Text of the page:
Designed by I.M. Pei in 1978, the East Building of the National Gallery of Art is easily one of my favorite buildings in the city. The prismatic stone volumes are laid out on a daring plan that follows the angled streets of the baroque city plan while also fulfilling its own internal geometry. The central lobby is a grand multi-level space full of light, crisscrossing with cast-in-place concrete terraces and bridges. Note the curvilinear form of the escalator handrail as it is cut into the stone wall. This was a bold modern move in an era when escalators were considered sub-architectural add-ons. Pei elevates the mechanical by registering the newly iconic graphic signature of the escalator on the monumental walls themselves.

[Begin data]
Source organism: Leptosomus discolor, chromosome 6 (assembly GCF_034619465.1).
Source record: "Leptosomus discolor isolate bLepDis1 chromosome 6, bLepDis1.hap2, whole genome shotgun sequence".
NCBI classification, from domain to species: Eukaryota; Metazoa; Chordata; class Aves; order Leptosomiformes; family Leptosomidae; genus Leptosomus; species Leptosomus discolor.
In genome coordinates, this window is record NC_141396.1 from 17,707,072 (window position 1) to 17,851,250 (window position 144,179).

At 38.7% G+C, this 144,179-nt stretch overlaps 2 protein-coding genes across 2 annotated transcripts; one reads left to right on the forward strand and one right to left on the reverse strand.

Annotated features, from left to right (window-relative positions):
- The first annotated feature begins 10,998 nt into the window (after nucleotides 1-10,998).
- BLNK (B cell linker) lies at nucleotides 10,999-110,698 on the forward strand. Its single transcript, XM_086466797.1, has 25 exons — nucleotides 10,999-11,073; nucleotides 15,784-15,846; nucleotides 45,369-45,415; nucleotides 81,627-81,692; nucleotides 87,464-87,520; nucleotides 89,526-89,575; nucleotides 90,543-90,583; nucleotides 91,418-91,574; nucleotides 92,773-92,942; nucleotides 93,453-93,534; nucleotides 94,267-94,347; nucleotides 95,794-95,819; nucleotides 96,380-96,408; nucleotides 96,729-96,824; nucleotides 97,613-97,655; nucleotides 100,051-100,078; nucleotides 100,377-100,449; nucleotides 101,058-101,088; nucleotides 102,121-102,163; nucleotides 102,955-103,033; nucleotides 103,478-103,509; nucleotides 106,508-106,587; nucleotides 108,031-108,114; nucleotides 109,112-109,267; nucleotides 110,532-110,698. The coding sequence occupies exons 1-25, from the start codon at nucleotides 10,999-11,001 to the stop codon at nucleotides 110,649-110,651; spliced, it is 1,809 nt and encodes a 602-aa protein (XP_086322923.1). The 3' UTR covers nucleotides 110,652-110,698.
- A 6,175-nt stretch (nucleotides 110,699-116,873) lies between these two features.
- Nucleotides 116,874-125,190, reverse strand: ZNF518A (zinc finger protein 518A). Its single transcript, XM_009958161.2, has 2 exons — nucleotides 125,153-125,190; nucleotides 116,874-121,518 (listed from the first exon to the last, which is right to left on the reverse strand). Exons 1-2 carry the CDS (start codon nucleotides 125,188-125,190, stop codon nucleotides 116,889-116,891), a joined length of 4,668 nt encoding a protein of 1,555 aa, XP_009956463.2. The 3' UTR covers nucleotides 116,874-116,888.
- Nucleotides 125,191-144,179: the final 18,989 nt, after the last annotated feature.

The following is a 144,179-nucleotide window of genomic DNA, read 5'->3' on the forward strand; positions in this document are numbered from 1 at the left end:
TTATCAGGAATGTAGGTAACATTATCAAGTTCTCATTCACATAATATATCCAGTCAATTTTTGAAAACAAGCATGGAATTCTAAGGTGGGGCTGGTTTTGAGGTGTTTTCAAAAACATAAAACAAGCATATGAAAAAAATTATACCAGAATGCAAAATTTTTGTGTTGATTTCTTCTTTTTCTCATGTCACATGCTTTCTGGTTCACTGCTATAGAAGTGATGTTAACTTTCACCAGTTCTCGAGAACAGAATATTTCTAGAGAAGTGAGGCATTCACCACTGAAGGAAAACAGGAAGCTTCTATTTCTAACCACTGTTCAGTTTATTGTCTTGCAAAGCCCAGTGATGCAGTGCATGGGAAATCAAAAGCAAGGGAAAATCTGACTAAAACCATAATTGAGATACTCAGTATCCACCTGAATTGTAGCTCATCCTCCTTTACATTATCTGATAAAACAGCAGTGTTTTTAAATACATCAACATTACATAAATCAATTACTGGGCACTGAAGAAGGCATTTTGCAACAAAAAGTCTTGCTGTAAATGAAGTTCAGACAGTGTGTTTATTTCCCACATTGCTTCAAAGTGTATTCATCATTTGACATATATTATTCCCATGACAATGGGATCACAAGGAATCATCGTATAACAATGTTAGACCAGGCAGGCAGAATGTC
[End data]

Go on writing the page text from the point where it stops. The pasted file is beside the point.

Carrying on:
Other I.M. Pei buildings on the straight torquer: